House Speaker Paul Ryan said Republicans are likely facing a contested convention this summer, despite GOP presidential front-runner Donald Trump's commanding delegate lead. Ryan, who oversees the presidential nominating convention, said Republicans will be ready for a fight if necessary when the weeklong event begins in July.
“Nothing has changed other than the perception that this is more likely to be an open convention than we thought before,” Ryan told reporters Thursday. “We’re getting our minds around the idea that this could very well become a reality and that those of us who are involved in the convention need to respect that.”
Ryan said he isn't looking to become the GOP presidential nominee if no candidate can secure the necessary 1,237 delegates before the July nominating convention in Cleveland. He said the nominee will emerge from the candidates who have run campaigns during the 2016 contest.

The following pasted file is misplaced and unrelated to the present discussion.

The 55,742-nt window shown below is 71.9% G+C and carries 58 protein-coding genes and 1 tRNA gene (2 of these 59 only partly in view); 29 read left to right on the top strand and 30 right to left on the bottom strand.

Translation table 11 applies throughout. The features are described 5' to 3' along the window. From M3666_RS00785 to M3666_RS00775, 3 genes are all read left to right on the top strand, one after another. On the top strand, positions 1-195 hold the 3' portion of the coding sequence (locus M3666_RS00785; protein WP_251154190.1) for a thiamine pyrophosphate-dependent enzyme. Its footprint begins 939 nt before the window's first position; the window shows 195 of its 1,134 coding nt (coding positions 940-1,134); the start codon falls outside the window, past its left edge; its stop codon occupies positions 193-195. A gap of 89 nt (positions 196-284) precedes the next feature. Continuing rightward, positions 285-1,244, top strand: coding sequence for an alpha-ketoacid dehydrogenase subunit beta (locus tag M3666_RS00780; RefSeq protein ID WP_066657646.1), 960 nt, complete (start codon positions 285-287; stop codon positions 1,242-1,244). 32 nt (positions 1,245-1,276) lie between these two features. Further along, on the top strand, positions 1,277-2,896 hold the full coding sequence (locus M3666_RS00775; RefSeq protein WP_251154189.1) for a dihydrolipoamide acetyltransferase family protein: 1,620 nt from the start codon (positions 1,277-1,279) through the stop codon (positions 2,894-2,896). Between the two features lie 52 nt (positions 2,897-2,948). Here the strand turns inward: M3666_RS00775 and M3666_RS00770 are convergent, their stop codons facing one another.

“My goal is to be dispassionate and to be Switzerland, to be neutral and dispassionate and to make sure the rule of law prevails,” Ryan said, “and to make sure that the delegates make their decision however the rules require them to do that.”
But Ryan has changed his position before. Only weeks earlier, Ryan told reporters in it was “ridiculous to talk about” a contested convention.
Ryan, Mitt Romney’s 2012 vice presidential running mate, said he will need to “bone up” on his ceremonial duties and party rules governing what could become an ugly floor fight for the nomination, the Hill reported.
“It’s not going to be me. It should be someone running for president. … Let’s just put this thing to rest and move on,” he said.
Trump supporters have warned GOP leaders that a contested convention could wound the party beyond repair.
"Were they to do that, it would destroy the Republican Party as we know it,” Debbie Dooley, a founder of the Tea Party Patriots and a Trump supporter in Georgia, told International Business Times this week.